Flash Flooding



Research Publications Misc
Overview The Flash protocol enables multiple nodes to transmit concurrently in order to eliminate neighborhood contention and reduce the latency of network floods in wireless networks. Flash relies on the capture effect to ensure that packets are received during concurrent transmissions, exploiting the fact that all nodes in a flood transmit the same message so that each node can receive the message from any of its neighbors. A key issue in the design of Flash is to manage transmission concurrency: too much results in packet collisions while too little leads to neighborhood contention. Flash proposes two flooding- specific mechanisms to manage concurrency. The first, used in Flash-II for both high- and low-duty networks, is to transmit the flooding packet twice, with CCA and MAC delay in between. This allows the network to recover from floods that stop prematurely due to high concurrency. This protocol can approach the theoretical lower bound on flooding latency and sacrifices flooding throughput for reliability. The second mechanism, used in Flash-III for low-duty cycle networks only, is to use a large IPS and a very small CCA. The effect of this combination is to allow some but not too much concurrency and operate on the probability that the CCA of a node overlaps with the IPS of all nodes currently transmitting. This protocol approaches the theoretical lower bound on flooding latency and does not compromise reliability or power consumption. Flash is the first network flooding protocol for wireless networks that explicitly exploits the capture effect to optimize for latency. The implementation of Flash only involves changes to tens of lines of code with respect to the standard CC2420 radio stack of TinyOS, which will allow this protocol to have an immediate and practical impact.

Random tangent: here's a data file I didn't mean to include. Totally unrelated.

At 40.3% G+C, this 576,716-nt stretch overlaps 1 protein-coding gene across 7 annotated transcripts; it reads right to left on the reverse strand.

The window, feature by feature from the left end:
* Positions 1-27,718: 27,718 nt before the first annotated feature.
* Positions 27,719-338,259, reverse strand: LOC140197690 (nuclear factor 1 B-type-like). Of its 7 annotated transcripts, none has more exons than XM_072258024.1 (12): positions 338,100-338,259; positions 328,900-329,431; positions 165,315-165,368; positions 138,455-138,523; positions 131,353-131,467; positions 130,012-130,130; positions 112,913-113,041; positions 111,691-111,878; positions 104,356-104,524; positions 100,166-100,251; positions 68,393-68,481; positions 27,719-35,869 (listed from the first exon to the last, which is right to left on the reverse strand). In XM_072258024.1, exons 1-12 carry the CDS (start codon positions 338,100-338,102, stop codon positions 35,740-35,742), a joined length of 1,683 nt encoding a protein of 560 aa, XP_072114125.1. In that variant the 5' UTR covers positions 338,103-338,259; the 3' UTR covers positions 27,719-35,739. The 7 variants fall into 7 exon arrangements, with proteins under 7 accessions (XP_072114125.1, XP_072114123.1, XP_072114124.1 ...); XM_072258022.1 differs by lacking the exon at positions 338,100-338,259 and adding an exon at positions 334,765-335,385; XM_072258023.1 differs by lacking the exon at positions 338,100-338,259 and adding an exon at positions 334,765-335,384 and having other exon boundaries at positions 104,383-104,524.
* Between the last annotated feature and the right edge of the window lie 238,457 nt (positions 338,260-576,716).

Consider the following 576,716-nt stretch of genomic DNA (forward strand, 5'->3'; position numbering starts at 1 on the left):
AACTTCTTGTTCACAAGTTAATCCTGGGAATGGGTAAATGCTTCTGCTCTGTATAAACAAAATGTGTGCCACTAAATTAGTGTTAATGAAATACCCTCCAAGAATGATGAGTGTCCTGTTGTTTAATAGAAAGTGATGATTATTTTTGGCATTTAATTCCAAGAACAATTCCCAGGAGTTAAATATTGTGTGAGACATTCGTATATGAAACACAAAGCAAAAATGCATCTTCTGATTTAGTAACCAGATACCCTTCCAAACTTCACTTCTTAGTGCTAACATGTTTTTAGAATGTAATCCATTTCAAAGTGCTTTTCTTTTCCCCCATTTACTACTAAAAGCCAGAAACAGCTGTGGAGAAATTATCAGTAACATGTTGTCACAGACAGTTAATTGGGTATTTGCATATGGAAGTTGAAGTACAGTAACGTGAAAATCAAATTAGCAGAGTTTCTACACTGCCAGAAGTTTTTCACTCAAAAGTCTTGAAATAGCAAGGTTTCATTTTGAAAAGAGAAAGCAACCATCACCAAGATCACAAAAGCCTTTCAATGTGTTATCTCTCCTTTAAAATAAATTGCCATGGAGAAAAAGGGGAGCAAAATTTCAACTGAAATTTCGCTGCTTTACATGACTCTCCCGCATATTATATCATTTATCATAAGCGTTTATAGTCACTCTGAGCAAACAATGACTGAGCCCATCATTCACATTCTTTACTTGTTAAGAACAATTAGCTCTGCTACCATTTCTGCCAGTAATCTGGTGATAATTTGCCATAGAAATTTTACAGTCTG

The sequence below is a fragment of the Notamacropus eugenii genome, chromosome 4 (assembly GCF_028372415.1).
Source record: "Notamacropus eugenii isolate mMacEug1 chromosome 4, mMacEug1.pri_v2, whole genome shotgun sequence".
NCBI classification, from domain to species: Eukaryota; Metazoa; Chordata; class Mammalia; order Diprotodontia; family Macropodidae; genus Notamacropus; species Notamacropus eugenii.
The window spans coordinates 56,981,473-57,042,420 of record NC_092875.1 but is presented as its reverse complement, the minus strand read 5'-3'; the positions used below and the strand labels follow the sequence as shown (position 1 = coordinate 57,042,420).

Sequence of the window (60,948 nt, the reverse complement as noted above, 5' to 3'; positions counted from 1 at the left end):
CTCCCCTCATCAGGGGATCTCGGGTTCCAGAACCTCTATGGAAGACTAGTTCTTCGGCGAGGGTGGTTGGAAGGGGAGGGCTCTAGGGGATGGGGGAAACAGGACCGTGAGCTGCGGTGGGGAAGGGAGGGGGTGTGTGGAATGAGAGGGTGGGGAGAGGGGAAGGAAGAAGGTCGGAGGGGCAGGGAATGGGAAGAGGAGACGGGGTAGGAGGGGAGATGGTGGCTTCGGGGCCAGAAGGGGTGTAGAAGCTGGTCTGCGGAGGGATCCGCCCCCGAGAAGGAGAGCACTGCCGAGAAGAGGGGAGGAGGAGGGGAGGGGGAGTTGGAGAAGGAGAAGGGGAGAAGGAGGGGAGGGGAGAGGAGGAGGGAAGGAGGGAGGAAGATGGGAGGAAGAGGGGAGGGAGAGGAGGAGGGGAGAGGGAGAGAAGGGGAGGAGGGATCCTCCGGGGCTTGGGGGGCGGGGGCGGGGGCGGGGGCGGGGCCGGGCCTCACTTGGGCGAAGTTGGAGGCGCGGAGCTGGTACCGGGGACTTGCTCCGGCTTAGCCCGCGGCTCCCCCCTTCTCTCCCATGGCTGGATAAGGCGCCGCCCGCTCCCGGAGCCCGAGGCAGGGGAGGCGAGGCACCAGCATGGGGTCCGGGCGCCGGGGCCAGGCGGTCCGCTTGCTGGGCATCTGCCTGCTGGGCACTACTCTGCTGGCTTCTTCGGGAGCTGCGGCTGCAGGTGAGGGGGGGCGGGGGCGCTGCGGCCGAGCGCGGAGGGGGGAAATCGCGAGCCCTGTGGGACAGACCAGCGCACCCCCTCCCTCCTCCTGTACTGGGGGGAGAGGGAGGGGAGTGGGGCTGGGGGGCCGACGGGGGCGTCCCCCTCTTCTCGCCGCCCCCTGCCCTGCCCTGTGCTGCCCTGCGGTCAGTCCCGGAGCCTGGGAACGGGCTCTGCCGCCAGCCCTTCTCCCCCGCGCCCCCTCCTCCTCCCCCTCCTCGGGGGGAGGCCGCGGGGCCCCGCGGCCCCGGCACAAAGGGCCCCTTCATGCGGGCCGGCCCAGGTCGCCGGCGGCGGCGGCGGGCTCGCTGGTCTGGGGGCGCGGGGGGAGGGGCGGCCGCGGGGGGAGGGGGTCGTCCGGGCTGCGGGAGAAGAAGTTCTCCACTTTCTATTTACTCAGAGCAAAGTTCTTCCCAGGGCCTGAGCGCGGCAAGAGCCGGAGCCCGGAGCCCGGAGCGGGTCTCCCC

Publications

Jiakang Lu, and Kamin Whitehouse. Flash Flooding: Exploiting the Capture Effect for Rapid Flooding in Wireless Sensor Networks. The 28th Conference on Computer Communications (INFOCOM 2009).  Rio de Janeiro, Brazil, Apr. 2009.
(19.6% acceptance rate)

Jiakang Lu, and Kamin Whitehouse. "Poster Abstract: Exploiting the capture effect for low-latency flooding in wireless sensor networks". The 6th ACM Conference on Embedded Networked Sensor Systems (SenSys).  Raleigh, NC, Nov. 2008.



Kamin Whitehouse
Computer Science Department
The University of Virginia
217 Olsson Hall
Charlottesville, Virginia 94720